2013-03-17 06:07:07 PM  
Paul Ryan: "It's not as if we woke up the day after the election and said let's change our principles turn them in and throw in with government run healthcare"

More's the pity.

"Not a retread"? A "responsible balanced budget"?  A "Vision document"?

Repealing Obamacare, cutting taxes, cutting spending in the middle of a weak recovery?

[ohwaityou'reserious]

No debt crisis... yet?

When Ryan says that it sounds like a threat.
 
2013-03-17 06:11:54 PM  
Debt, what debt?
This is just a clever ruse to elect another Bush. JEBBY!
 
2013-03-17 06:14:36 PM  
You sure that's not Paul Krugman?

*clicks link*

Huh.
 
2013-03-17 06:29:14 PM  
Homer: If Homer Simpson wants his ten year old son to work in a burlesque house, then Homer Simpson's ten year old son is going to work in a burlesque house. That...

(Marge appears)

Homer: Ha-ha...hi! Now Marge, you're going to hear a lot of crazy talk about Bart working in a burlesque house.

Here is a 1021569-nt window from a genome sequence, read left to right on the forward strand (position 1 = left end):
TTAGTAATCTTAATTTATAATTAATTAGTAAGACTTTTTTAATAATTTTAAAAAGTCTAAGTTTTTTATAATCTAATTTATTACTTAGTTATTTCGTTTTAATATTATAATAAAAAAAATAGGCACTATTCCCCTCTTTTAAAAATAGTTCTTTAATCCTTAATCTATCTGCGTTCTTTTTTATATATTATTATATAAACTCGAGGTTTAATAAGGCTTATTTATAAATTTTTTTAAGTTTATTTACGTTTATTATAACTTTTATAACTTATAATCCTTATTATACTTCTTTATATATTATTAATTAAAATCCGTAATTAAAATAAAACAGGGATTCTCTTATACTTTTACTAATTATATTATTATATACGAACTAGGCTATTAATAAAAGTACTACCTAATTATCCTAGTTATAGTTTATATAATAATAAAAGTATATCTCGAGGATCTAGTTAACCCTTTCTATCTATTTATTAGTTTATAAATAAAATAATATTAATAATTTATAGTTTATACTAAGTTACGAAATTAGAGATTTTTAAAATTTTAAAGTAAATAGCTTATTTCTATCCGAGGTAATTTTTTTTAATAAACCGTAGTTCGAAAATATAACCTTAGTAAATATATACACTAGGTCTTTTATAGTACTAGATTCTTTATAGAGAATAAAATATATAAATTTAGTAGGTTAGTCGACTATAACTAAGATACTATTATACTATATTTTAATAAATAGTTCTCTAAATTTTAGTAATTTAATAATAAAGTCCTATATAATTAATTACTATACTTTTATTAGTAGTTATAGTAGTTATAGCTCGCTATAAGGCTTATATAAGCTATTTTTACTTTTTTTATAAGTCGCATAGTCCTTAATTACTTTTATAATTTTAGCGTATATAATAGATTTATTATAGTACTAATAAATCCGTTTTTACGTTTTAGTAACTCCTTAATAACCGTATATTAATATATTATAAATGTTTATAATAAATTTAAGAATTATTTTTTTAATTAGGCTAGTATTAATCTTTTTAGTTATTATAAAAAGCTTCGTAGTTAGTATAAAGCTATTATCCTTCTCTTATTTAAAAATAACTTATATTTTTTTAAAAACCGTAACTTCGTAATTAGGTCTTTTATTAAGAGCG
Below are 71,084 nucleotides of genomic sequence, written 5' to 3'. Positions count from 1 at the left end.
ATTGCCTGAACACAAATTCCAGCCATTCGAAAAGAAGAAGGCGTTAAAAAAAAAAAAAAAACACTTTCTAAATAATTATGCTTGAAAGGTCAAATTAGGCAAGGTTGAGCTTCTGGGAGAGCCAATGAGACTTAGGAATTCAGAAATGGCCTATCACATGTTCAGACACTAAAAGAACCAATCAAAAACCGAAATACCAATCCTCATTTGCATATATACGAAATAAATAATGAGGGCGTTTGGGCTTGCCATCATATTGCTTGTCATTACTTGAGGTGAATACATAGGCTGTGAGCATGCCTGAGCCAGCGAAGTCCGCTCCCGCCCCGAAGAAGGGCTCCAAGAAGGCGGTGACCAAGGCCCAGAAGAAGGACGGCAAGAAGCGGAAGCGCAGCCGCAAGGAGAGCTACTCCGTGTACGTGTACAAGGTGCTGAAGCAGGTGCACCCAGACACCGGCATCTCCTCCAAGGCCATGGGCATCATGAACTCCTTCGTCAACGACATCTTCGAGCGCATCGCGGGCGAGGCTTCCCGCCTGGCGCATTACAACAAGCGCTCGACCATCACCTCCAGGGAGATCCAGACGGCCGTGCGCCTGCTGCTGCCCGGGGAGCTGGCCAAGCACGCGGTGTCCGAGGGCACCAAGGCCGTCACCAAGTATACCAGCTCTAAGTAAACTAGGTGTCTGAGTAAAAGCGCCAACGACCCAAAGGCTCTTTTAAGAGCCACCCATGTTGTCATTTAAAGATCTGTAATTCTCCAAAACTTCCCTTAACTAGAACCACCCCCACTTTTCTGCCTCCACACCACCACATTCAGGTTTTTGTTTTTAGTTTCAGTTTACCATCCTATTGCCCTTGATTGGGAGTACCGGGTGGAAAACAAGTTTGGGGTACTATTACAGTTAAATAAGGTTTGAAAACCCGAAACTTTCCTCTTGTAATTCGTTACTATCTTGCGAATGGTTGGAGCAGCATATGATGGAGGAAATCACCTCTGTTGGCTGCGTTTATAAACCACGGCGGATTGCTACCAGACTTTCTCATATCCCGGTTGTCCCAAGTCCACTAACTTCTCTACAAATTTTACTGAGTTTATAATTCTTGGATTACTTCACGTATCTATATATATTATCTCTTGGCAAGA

2013-03-17 06:33:13 PM  

namatad: they keep passing budgets with deficits?


I wish more people understood this. I heard Glenn Beck say on his radio show one night "No more of this 'spending more than the budget' business!" We're not spending more than the budget. We have deficit budgets year after year after year...
 
2013-03-17 06:51:27 PM  
Correct me if I'm wrong, but the 'bankrupt future' perspective is based on extrapolating the costs for Medicare and Medicaid and Social Security into the future at the current rate of expanding medical costs, with the current rate of expanding GDP, pointing thirty years in the future to the point where Insurance companies are saying a bandaid costs a hundred dollars, and then saying, 'SEE? THEY'RE GOING TO GO BANKRUPT!'